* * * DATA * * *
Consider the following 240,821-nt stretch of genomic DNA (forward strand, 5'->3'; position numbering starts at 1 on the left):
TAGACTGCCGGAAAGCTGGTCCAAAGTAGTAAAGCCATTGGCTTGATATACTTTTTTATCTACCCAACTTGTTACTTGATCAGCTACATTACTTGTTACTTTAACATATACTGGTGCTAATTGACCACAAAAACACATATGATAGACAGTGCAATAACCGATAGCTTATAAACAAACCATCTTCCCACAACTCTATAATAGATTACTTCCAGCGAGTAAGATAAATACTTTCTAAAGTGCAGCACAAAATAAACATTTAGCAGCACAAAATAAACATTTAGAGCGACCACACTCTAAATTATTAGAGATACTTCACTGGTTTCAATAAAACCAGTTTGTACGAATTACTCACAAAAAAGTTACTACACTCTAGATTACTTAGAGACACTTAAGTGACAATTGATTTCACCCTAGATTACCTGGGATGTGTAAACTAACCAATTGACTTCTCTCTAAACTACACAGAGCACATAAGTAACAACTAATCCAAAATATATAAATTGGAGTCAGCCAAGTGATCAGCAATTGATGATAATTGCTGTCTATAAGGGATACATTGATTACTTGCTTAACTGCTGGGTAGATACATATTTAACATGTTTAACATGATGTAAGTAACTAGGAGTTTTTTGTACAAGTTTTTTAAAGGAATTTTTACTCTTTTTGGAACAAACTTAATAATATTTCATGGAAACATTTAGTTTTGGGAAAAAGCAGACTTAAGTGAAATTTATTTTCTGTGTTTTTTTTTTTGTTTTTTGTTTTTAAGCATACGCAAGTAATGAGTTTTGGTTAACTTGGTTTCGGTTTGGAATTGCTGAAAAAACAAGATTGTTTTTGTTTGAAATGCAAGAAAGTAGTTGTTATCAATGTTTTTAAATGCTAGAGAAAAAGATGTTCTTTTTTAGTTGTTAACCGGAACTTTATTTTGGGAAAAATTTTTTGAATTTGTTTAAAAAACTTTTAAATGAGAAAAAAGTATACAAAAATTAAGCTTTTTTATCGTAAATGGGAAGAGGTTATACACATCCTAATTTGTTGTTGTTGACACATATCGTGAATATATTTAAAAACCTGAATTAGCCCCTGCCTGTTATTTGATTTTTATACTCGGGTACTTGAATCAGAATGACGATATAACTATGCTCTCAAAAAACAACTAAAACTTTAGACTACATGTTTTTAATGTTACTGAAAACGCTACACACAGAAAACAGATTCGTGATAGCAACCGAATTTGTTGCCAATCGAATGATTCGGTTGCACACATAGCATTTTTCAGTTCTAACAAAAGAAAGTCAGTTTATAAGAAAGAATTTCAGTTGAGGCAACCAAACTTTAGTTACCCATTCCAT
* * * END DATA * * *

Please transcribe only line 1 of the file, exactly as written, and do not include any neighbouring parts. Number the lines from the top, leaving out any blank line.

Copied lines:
Consider the following 240,821-nt stretch of genomic DNA (forward strand, 5'->3'; position numbering starts at 1 on the left):